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Sharing our stories on preparing for and responding to public health events

Top 7 Disaster Songs Countdown

Categories: General, Preparedness


By Regina Quadir

Most artists may not have had preparedness in mind, but these top 7 title tracks remind us of some events that we should always be prepared for.

Check out our top 7 disaster tracks:

Stepping Up to Take Down Polio

Categories: General, Polio, Response

Men painting billboard for polio vaccination campaign

Polio is a crippling and potentially fatal infectious disease that is completely preventable. Since 1988, members of the Global Polio Eradication Initiative (GPEI), including CDC, the World Health Organization (WHO), Bill and Melinda Gates Foundation, Rotary, and UNICEF, have teamed up to eradicate polio world-wide through large scale vaccination efforts. Global polio cases are down more than 99% since GPEI began. We were able to completely eradicate the disease in the Americas by 1994 and protect our children. By 2006, polio was endemic in only four countries:  Afghanistan, India, Nigeria, and Pakistan. Despite our advances, this debilitating and deadly disease continues to afflict children from the poorest communities.

On Friday, December 2 CDC activated its Emergency Operations Center for a period of 18-24 months to support the final effort to eradicate polio, a public health emergency.

Ticket for Two – International travel during pregnancy

Categories: General

 Pregnant woman and priority parking sign

By Stacie Dunkle

“We don’t recommend international travel during pregnancy for first-time mothers,” said my nurse midwife. Those words stopped me in my tracks. As an officer in the Epidemic Intelligence Service with three years of experience working overseas, I couldn’t believe what this nurse was telling me. Rarely a month went by that I wasn’t waiting in a security line at the airport. “Why?” I asked. I was up-to-date on all of my vaccines, even yellow fever, which I knew shouldn’t be given during pregnancy, and I was well-practiced in methods for staying healthy in developing countries (wearing seatbelts and avoiding untreated drinking water, food from street vendors, raw vegetables, etc.). I began to wonder how I was going to break the news to my supervisor that I wouldn’t be able to conduct the investigation we were planning in Nepal in two weeks. We had been preparing for over a month. Our colleagues on the ground were ready to go, and my plane tickets were already booked.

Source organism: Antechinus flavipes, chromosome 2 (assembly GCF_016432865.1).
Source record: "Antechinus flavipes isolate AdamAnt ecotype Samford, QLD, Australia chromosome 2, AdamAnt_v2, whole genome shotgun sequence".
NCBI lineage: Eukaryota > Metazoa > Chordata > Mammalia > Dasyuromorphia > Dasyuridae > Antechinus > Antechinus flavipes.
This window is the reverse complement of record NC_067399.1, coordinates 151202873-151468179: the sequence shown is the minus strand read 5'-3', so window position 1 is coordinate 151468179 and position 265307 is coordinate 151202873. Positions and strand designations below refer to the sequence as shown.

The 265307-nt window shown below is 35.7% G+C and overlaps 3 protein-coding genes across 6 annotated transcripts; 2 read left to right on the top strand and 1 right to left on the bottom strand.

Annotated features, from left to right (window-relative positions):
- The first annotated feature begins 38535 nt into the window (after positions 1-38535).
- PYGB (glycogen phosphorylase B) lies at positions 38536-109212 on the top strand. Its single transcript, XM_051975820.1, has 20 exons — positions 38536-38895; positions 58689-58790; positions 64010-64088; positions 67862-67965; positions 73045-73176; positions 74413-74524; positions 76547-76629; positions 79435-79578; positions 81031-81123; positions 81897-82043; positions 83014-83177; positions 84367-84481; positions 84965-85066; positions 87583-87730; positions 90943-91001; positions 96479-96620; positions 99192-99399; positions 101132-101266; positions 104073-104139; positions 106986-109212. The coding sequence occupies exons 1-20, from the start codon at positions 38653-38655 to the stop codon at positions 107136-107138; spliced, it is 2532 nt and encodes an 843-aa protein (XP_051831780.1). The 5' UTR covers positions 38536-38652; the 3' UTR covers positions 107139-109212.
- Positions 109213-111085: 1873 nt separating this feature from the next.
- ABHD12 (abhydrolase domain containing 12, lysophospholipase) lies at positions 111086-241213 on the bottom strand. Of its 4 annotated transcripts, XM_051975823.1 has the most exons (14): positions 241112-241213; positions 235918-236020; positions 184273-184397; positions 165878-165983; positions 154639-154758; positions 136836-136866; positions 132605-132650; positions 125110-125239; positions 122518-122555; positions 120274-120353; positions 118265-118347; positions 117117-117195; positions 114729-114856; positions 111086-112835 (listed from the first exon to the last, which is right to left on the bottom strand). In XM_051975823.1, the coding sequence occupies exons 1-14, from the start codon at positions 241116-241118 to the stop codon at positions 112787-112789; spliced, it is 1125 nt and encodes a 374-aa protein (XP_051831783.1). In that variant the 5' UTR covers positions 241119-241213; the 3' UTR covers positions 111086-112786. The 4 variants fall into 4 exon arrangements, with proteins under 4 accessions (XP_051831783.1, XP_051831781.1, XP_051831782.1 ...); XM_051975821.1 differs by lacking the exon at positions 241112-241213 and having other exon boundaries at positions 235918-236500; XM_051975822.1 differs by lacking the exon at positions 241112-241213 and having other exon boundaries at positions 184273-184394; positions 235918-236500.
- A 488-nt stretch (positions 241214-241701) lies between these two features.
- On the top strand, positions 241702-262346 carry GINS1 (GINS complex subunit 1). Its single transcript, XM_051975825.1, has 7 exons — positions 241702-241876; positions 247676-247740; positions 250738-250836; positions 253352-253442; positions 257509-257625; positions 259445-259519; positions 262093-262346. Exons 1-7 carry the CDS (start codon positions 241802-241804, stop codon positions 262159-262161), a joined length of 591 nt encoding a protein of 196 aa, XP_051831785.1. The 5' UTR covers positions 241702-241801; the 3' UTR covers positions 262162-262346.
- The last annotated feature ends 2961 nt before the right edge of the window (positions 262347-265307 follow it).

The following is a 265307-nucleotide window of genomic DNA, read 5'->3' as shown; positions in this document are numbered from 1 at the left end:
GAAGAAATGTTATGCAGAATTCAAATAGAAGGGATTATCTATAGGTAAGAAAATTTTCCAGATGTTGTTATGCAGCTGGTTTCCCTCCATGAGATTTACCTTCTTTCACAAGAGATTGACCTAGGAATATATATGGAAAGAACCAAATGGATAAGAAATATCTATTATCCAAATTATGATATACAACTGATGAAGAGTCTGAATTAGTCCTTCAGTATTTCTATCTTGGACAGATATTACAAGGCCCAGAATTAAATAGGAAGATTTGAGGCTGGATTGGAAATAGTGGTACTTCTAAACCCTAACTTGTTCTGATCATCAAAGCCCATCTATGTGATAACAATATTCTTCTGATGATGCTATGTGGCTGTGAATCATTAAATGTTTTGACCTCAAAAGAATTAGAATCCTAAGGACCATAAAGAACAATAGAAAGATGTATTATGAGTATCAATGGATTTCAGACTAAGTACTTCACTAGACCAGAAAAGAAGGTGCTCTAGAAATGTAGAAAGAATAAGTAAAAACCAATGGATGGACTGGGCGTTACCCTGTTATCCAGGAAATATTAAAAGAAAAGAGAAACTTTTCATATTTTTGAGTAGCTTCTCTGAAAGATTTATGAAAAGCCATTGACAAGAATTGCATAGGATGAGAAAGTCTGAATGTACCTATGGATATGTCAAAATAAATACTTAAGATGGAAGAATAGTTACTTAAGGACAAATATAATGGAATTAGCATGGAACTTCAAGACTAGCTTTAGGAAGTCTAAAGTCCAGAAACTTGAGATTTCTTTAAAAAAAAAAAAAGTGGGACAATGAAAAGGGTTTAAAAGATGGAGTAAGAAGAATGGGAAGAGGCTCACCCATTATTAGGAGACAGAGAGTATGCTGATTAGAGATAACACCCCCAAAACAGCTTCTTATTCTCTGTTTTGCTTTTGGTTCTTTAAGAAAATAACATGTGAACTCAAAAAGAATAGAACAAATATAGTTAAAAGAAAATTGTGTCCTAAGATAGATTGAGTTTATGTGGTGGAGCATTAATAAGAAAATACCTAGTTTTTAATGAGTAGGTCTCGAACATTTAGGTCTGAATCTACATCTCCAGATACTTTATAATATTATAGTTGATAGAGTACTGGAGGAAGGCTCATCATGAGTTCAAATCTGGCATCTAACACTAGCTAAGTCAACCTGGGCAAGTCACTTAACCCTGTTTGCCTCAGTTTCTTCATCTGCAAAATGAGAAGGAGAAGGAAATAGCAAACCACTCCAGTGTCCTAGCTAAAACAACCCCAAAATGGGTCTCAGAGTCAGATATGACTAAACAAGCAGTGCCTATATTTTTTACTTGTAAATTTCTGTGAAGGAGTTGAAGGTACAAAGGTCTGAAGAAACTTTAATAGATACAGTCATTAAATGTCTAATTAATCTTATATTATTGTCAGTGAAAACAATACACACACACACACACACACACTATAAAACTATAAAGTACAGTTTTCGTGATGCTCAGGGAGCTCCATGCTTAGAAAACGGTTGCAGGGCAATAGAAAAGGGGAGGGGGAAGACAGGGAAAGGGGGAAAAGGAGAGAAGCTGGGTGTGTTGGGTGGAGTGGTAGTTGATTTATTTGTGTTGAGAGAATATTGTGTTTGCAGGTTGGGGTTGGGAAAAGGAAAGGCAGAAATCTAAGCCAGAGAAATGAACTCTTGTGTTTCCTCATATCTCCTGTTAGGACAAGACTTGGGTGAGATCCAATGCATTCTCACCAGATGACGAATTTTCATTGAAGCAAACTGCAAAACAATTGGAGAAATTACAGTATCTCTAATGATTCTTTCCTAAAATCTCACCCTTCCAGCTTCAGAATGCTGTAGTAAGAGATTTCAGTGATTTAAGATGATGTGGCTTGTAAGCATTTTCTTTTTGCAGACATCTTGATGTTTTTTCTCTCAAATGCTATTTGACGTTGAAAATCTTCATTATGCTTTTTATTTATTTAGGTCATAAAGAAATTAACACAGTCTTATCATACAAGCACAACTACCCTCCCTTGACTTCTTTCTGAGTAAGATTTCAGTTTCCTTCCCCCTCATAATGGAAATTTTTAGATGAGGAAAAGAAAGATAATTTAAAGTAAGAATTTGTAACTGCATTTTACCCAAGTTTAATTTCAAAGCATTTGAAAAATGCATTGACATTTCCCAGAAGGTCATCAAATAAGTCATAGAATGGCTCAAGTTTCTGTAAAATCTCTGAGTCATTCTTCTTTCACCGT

Winter weather preparedness means more than just grabbing your coat

Categories: Natural Disasters

Tree damage from ice storm

The holiday season is fast approaching and so is the winter weather that comes with it. Old Man Winter has already been reeking havoc in the northeast leaving millions without power after “Snowtober.” So, while you’re pulling out your holiday decorations, why not also pull together some basic supplies incase Jack Frost comes knocking on your door.

Don’t Feed the Animals

Categories: Disease Investigation, Zoonotic Disease

Juvenile zebra standing in safari

When you think of rabies you probably think of stray dogs, bats, or raccoons. CDC staff stationed in Kenya recently learned that when it comes to rabies, it’s not always the usual suspects you have to worry about. This August they were hit with an unusual case of rabies in a baby zebra who had taken up residency at a Kenyan safari lodge. The lodge caters to international tourists from all over the world, and it took a herculean effort by the Kenyan Ministry of Health, CDC, and the World Health Organization to track down everyone who might have been exposed to the deadly disease.

Are You Prepared? Video Contest Winners

Categories: General, Preparedness

woman holding a camera

September was National Preparedness month and CDC asked, “Are You Prepared?” Emergencies affect thousands of people every year. They can include earthquakes, hurricanes, floods, severe heat, and disease outbreaks, just to name a few. Although emergencies are ever-present, many people are not prepared to deal with them. Even though local, state, and federal governments will provide aid, disasters start with you on the front lines. Families, schools, and organizations can ensure that they are prepared should disaster strike by making a plan, gathering necessary supplies, and being informed about the types of disasters that may occur and how to respond to them.

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